On Thursday, family and friends of Capitol Police officer Brian D. Sicknick attempted to make a personal moral appeal to GOP senators, in the hopes of shaking up the political stalemate and turning votes in favor of the commission. Sicknick suffered two strokes and died of natural causes a day after he confronted rioters at the insurrection, the District’s chief medical examiner ruled last month. But after meeting with 15 senators, Sandra Garza, the late officer’s partner, emerged deflated.
“Why would they not want to get to the bottom of such horrific violence?” she said to reporters. “It just boggles my mind.”
The family met with Republican senators who were committed to opposing the commission and those who had already declared their intention to support it, as well as a group on the fence. Late Thursday night, Murkowski, one of the Republicans who promised to back the commission ahead of the vote, recounted telling Sicknick’s mother, Gladys Sicknick, that she was “heartsick that you feel you need to advocate to members of Congress that we stand up and say, ‘The truth is hard, but the truth is necessary.’ ”
Mike DeBonis and Felicia Sonmez contributed to this report.
The Jan. 6 insurrection
The report: The Jan. 6 committee released its final report, marking the culmination of an 18-month investigation into the violent insurrection. Read The Post’s analysis about the committee’s new findings and conclusions.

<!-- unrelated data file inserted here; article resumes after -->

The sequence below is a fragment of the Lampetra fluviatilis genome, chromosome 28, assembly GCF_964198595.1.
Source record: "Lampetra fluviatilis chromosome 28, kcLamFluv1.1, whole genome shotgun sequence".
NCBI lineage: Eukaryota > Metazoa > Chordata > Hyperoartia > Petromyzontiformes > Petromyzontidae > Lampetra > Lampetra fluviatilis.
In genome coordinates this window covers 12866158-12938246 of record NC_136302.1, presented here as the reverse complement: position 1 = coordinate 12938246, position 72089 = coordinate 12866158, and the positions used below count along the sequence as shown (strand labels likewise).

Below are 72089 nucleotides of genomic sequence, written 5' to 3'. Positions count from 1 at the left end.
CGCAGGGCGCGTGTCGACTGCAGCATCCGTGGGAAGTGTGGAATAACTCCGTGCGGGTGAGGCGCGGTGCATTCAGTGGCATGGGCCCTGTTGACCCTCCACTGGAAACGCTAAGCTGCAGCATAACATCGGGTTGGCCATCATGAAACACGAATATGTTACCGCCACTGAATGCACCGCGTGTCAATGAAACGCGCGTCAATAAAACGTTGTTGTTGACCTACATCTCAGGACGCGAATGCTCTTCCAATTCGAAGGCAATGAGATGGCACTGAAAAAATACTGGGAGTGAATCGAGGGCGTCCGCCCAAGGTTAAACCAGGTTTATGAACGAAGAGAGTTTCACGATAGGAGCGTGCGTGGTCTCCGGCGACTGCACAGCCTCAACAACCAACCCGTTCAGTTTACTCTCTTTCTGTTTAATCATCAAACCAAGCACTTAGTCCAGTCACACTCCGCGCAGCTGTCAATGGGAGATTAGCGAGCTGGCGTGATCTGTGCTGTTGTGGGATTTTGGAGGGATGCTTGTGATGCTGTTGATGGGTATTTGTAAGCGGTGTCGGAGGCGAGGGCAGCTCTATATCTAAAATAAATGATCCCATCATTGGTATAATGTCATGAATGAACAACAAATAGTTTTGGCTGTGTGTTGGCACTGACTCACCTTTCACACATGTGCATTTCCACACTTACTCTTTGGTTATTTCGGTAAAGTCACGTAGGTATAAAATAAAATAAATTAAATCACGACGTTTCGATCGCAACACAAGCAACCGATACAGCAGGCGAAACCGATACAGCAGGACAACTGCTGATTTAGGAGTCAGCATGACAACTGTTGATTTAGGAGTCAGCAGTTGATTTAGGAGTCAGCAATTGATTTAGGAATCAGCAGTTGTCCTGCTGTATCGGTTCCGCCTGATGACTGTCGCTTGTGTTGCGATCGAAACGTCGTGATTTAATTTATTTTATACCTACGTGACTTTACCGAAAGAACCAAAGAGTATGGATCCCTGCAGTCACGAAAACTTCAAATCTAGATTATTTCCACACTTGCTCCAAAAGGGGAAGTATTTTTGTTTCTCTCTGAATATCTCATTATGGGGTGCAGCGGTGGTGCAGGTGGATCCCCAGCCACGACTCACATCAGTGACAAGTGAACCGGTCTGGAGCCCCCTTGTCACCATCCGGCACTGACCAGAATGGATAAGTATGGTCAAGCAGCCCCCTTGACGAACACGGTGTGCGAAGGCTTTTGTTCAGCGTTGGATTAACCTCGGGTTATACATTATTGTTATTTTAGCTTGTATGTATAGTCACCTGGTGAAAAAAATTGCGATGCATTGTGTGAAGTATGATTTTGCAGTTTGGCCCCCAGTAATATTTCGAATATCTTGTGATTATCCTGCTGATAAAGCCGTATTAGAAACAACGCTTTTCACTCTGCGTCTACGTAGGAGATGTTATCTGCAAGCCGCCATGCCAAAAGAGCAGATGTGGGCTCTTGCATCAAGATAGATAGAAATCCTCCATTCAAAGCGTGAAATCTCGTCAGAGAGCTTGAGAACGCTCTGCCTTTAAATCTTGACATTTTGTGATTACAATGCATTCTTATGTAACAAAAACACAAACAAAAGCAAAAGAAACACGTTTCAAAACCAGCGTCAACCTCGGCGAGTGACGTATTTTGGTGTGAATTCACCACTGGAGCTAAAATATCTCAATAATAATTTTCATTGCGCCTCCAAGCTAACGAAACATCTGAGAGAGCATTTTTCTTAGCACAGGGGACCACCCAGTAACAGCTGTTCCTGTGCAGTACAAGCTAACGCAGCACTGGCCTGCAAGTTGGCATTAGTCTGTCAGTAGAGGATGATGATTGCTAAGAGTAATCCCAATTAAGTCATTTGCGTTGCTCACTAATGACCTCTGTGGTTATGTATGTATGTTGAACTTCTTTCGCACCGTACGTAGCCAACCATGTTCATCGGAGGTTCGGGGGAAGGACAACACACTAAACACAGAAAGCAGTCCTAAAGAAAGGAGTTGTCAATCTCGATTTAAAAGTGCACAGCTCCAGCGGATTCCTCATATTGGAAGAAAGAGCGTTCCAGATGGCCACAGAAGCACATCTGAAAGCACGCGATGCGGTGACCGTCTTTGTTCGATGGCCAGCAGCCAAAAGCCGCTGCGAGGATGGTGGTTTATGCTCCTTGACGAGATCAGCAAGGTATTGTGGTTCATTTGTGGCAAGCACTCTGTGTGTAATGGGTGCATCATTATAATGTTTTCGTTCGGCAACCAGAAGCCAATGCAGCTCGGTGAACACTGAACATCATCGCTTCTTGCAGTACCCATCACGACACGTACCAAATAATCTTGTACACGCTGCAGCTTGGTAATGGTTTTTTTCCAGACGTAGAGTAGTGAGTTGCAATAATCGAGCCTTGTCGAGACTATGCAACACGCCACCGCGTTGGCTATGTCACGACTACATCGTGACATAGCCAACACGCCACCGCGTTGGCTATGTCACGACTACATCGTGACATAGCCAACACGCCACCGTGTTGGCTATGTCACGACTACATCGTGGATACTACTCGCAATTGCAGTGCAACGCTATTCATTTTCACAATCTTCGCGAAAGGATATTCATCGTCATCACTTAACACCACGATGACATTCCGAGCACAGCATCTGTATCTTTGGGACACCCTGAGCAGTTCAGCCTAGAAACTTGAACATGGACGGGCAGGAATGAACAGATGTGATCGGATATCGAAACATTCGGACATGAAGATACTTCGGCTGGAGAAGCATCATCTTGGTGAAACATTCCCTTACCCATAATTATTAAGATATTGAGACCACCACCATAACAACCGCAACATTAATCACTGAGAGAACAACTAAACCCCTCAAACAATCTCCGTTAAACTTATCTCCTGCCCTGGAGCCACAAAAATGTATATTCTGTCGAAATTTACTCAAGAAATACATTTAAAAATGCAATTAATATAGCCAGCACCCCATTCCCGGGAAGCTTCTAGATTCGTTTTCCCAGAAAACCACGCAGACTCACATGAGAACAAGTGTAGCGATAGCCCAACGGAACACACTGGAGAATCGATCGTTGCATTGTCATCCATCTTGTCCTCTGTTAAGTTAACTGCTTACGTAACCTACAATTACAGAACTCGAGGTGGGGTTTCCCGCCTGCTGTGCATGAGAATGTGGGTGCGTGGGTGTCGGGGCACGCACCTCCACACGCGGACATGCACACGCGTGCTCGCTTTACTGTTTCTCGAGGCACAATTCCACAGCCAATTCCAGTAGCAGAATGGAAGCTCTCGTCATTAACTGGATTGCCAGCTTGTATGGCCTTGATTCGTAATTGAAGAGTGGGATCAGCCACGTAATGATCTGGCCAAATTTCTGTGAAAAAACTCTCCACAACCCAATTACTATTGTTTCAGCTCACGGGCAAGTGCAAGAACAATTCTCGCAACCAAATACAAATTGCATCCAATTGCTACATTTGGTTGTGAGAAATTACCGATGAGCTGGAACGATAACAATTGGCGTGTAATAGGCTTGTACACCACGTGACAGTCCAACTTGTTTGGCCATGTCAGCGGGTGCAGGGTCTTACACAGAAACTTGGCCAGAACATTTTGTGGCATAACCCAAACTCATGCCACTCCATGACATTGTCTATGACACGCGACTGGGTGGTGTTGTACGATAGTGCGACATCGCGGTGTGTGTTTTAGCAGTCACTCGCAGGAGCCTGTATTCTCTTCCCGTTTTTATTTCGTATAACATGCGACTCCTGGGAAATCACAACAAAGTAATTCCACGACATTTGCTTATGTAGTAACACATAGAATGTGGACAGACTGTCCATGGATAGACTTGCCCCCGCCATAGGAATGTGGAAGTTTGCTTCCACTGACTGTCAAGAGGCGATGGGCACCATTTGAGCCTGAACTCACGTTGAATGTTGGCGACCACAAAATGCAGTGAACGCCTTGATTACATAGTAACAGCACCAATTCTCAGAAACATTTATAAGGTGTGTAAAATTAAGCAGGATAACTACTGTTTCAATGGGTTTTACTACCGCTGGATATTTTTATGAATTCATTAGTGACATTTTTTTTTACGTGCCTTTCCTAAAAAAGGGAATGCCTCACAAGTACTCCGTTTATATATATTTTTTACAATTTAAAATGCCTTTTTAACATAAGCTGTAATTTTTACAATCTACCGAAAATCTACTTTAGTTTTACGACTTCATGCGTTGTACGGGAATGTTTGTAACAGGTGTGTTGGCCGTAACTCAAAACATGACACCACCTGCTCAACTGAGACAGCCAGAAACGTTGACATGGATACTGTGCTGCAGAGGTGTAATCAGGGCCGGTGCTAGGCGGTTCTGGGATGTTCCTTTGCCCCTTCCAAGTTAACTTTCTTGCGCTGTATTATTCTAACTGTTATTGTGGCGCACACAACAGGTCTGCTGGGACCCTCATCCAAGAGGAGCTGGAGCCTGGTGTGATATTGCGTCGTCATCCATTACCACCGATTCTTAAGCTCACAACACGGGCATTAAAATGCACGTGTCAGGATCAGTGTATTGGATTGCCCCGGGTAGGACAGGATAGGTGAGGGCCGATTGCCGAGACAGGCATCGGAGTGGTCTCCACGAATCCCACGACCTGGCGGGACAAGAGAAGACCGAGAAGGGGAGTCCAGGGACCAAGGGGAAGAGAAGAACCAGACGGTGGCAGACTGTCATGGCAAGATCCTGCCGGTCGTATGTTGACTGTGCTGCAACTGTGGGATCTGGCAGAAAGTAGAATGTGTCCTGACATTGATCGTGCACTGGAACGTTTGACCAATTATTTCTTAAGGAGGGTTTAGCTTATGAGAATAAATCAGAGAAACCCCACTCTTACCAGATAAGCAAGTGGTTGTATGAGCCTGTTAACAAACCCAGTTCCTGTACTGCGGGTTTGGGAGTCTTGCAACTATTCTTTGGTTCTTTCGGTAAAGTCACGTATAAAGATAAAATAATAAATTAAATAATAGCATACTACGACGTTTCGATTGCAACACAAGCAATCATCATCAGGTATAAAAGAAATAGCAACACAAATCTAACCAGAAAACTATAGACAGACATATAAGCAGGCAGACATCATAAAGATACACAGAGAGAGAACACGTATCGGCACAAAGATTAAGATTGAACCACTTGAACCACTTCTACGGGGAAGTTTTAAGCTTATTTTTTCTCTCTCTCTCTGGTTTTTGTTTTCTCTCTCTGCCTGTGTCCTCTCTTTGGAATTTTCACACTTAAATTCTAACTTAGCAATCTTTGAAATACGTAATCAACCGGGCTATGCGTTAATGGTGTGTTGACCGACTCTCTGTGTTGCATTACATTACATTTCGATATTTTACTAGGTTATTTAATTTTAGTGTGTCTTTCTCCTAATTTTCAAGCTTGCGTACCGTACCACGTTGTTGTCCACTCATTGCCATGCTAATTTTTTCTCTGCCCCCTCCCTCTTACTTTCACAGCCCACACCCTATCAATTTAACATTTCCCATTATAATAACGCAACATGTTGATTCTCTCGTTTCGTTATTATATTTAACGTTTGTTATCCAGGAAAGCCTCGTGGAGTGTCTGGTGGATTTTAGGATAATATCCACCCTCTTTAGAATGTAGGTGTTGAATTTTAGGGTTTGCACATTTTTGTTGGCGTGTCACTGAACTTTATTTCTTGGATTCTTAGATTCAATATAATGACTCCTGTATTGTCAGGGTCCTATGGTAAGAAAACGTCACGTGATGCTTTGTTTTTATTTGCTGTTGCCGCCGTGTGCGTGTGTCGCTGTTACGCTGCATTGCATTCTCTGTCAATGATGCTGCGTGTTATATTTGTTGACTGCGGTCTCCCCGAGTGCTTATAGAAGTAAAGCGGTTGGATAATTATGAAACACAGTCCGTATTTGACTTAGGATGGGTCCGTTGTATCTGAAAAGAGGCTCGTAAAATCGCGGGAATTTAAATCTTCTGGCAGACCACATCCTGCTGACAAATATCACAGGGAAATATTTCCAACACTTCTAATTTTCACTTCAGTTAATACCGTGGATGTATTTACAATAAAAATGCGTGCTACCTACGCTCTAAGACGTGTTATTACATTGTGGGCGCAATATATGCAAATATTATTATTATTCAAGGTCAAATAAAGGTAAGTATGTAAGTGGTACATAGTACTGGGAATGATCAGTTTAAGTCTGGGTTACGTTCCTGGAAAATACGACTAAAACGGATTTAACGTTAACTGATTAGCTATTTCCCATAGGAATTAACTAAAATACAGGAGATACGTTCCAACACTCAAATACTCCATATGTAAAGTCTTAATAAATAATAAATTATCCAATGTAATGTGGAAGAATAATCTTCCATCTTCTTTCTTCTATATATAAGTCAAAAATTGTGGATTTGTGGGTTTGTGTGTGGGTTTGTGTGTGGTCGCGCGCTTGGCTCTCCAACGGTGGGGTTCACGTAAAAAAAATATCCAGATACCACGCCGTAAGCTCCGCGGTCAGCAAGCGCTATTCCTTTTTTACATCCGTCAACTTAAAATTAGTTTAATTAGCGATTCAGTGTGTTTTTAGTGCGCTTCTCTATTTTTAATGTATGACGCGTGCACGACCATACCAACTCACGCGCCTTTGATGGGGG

The final hearing: The House committee investigating the attack on the U.S. Capitol held its final public meeting where members referred four criminal charges against former president Donald Trump and others to the Justice Department. Here’s what the criminal referrals mean.
The riot: On Jan. 6, 2021, a pro-Trump mob stormed the U.S. Capitol in an attempt to stop the certification of the 2020 election results. Five people died on that day or in the immediate aftermath, and 140 police officers were assaulted.
Inside the siege: During the rampage, rioters came perilously close to penetrating the inner sanctums of the building while lawmakers were still there, including former vice president Mike Pence. The Washington Post examined text messages, photos and videos to create a video timeline of what happened on Jan. 6. Here’s what we know about what Trump did on Jan. 6.